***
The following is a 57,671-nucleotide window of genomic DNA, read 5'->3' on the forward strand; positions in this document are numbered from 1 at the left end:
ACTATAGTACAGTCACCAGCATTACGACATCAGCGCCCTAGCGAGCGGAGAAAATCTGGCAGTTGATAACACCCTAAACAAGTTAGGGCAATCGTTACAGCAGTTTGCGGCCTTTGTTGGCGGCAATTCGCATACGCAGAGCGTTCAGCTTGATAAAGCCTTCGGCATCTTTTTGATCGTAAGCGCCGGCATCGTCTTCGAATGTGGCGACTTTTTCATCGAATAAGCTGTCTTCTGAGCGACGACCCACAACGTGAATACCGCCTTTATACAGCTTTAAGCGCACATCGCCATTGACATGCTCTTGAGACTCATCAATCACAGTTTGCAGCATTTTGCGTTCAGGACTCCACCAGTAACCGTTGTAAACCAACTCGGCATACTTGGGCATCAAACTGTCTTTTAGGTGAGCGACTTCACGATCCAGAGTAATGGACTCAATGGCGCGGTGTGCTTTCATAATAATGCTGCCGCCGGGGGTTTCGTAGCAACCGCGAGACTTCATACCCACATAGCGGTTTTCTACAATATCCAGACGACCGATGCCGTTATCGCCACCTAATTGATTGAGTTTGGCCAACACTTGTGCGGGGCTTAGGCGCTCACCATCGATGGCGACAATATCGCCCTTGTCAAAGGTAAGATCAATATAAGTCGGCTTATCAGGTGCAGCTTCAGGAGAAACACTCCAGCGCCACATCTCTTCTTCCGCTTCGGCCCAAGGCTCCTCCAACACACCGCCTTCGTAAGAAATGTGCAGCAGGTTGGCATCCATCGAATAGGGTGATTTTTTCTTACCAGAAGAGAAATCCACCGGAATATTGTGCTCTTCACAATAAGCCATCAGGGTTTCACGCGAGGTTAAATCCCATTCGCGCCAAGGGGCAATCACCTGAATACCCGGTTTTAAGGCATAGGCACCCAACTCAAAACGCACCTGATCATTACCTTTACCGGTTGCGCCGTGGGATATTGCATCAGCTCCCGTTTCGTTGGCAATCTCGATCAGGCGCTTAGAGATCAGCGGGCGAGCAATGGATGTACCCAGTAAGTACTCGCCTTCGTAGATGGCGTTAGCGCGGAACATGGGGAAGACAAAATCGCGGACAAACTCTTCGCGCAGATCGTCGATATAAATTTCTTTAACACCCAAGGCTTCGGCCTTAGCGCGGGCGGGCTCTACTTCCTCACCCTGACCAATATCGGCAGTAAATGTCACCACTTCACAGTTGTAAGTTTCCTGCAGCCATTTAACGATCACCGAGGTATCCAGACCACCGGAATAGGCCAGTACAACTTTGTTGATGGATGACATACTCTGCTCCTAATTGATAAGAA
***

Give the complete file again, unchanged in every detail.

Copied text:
The following is a 57,671-nucleotide window of genomic DNA, read 5'->3' on the forward strand; positions in this document are numbered from 1 at the left end:
ACTATAGTACAGTCACCAGCATTACGACATCAGCGCCCTAGCGAGCGGAGAAAATCTGGCAGTTGATAACACCCTAAACAAGTTAGGGCAATCGTTACAGCAGTTTGCGGCCTTTGTTGGCGGCAATTCGCATACGCAGAGCGTTCAGCTTGATAAAGCCTTCGGCATCTTTTTGATCGTAAGCGCCGGCATCGTCTTCGAATGTGGCGACTTTTTCATCGAATAAGCTGTCTTCTGAGCGACGACCCACAACGTGAATACCGCCTTTATACAGCTTTAAGCGCACATCGCCATTGACATGCTCTTGAGACTCATCAATCACAGTTTGCAGCATTTTGCGTTCAGGACTCCACCAGTAACCGTTGTAAACCAACTCGGCATACTTGGGCATCAAACTGTCTTTTAGGTGAGCGACTTCACGATCCAGAGTAATGGACTCAATGGCGCGGTGTGCTTTCATAATAATGCTGCCGCCGGGGGTTTCGTAGCAACCGCGAGACTTCATACCCACATAGCGGTTTTCTACAATATCCAGACGACCGATGCCGTTATCGCCACCTAATTGATTGAGTTTGGCCAACACTTGTGCGGGGCTTAGGCGCTCACCATCGATGGCGACAATATCGCCCTTGTCAAAGGTAAGATCAATATAAGTCGGCTTATCAGGTGCAGCTTCAGGAGAAACACTCCAGCGCCACATCTCTTCTTCCGCTTCGGCCCAAGGCTCCTCCAACACACCGCCTTCGTAAGAAATGTGCAGCAGGTTGGCATCCATCGAATAGGGTGATTTTTTCTTACCAGAAGAGAAATCCACCGGAATATTGTGCTCTTCACAATAAGCCATCAGGGTTTCACGCGAGGTTAAATCCCATTCGCGCCAAGGGGCAATCACCTGAATACCCGGTTTTAAGGCATAGGCACCCAACTCAAAACGCACCTGATCATTACCTTTACCGGTTGCGCCGTGGGATATTGCATCAGCTCCCGTTTCGTTGGCAATCTCGATCAGGCGCTTAGAGATCAGCGGGCGAGCAATGGATGTACCCAGTAAGTACTCGCCTTCGTAGATGGCGTTAGCGCGGAACATGGGGAAGACAAAATCGCGGACAAACTCTTCGCGCAGATCGTCGATATAAATTTCTTTAACACCCAAGGCTTCGGCCTTAGCGCGGGCGGGCTCTACTTCCTCACCCTGACCAATATCGGCAGTAAATGTCACCACTTCACAGTTGTAAGTTTCCTGCAGCCATTTAACGATCACCGAGGTATCCAGACCACCGGAATAGGCCAGTACAACTTTGTTGATGGATGACATACTCTGCTCCTAATTGATAAGAA